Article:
In the days following the U.S. Men’s National Team’s disastrous loss to Trinidad & Tobago, there was a lot of anger and commentary that was heard everywhere from television to various social media outlets.
But one word in the millions of words that were spoken and written continued to surface to the top.
Somehow, U.S. Soccer and a men’s national team that continued to sit a notch below the world’s soccer superpowers had become arrogant. You could hear it in Bruce Arena’s press conferences. You could hear it from the players when they were questioned about struggles throughout the Hexagonal. Suddenly, World Cup qualification for the U.S. Men had become a right, not a privilege and certainly not something that required hard work, guts and determination.
A program that had failed to qualify for the past two Olympics and had won nothing outside of the Gold Cup, thought they were better than they were.
And then there’s Sunil Gulati. During his first press conference following the U.S. 2-1 loss to T&T, Gulati did little to make folks change their minds about the arrogance that is rampant throughout the men’s program.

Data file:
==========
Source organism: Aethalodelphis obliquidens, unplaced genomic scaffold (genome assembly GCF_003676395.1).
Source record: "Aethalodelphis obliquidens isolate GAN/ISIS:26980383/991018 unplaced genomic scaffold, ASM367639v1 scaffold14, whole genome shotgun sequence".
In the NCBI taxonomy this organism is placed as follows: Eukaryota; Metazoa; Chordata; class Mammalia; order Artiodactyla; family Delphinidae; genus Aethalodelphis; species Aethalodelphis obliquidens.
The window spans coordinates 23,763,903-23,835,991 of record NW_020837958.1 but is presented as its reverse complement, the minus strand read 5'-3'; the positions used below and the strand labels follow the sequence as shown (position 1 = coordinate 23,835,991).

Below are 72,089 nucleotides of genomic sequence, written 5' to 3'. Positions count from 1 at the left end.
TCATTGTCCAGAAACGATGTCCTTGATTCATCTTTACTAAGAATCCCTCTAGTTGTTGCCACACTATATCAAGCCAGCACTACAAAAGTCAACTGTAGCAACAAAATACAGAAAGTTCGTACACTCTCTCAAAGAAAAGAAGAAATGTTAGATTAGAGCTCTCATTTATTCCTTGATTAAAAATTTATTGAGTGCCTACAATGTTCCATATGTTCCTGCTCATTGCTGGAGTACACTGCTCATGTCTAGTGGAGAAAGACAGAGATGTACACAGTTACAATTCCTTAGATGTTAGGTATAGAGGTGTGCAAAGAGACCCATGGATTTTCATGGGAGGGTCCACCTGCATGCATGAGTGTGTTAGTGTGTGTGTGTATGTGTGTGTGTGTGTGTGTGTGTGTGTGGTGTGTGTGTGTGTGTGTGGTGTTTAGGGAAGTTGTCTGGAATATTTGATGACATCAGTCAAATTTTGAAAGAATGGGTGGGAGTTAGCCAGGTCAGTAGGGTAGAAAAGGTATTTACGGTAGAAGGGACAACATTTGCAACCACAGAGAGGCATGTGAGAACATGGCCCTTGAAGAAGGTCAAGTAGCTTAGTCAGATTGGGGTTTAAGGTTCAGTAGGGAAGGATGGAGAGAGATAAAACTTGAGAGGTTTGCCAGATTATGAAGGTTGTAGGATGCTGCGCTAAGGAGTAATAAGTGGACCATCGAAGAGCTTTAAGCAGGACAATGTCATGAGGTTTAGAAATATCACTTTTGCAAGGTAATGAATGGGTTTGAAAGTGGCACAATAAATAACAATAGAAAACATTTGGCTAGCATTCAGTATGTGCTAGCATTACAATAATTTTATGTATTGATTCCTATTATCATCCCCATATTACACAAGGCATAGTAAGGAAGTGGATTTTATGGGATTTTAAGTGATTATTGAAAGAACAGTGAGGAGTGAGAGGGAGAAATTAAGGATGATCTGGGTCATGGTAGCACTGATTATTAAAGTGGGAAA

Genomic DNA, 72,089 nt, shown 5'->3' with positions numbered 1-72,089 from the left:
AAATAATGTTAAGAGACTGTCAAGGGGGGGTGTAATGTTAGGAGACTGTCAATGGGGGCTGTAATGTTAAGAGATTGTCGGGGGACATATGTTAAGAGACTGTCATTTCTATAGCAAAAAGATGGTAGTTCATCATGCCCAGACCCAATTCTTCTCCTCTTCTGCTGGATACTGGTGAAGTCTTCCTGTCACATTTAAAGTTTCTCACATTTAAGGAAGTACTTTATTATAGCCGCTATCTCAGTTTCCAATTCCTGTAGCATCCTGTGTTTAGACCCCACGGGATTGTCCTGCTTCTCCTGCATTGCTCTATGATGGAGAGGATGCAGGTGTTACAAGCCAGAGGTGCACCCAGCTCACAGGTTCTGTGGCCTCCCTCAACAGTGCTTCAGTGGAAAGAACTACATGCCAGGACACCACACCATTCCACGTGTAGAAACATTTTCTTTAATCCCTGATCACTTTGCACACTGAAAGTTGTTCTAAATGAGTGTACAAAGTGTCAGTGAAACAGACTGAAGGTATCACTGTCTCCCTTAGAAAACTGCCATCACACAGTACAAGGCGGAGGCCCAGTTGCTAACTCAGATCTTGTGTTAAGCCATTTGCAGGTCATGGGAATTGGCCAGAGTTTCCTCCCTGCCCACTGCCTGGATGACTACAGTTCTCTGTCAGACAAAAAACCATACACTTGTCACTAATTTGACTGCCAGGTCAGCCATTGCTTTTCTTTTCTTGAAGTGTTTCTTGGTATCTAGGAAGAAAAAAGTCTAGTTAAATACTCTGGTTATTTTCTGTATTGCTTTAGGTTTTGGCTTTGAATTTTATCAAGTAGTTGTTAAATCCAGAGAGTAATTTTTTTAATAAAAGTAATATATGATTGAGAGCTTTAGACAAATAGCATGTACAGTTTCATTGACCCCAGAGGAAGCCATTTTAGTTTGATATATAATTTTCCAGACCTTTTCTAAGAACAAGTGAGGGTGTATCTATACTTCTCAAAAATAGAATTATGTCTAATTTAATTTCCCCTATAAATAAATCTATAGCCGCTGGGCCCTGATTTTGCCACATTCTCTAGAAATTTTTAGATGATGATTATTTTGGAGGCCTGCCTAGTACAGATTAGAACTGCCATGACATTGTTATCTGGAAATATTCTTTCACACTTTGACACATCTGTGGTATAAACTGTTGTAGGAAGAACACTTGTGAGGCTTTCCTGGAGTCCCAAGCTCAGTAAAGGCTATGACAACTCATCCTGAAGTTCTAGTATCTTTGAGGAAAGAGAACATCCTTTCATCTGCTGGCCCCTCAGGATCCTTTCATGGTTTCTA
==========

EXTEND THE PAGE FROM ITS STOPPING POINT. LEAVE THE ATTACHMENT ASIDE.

Truth be told, I could understand the arrogance if the men had won three World Cups and four Olympic gold medals like, say, the U.S. Women have won. But this mediocre bunch has nothing. And now they’re an embarrassment.
But Gulati’s “buck-stops-here” approach apparently differs from that of President Harry Truman. The buck may stop in front of Sunil, but then he puts that buck in his wallet. Guess he learned well from his buddy, the late Chuck Blazer.
The honorable thing for Gulati to do was quit. If he truly cared about U.S. Soccer as a whole, the future of the men’s soccer team, the American Outlaws and the ordinary fan like myself, he would have apologized, resigned and walked out.
That would have been the honorable thing to do. But men with arrogance are seldom equipped with honor.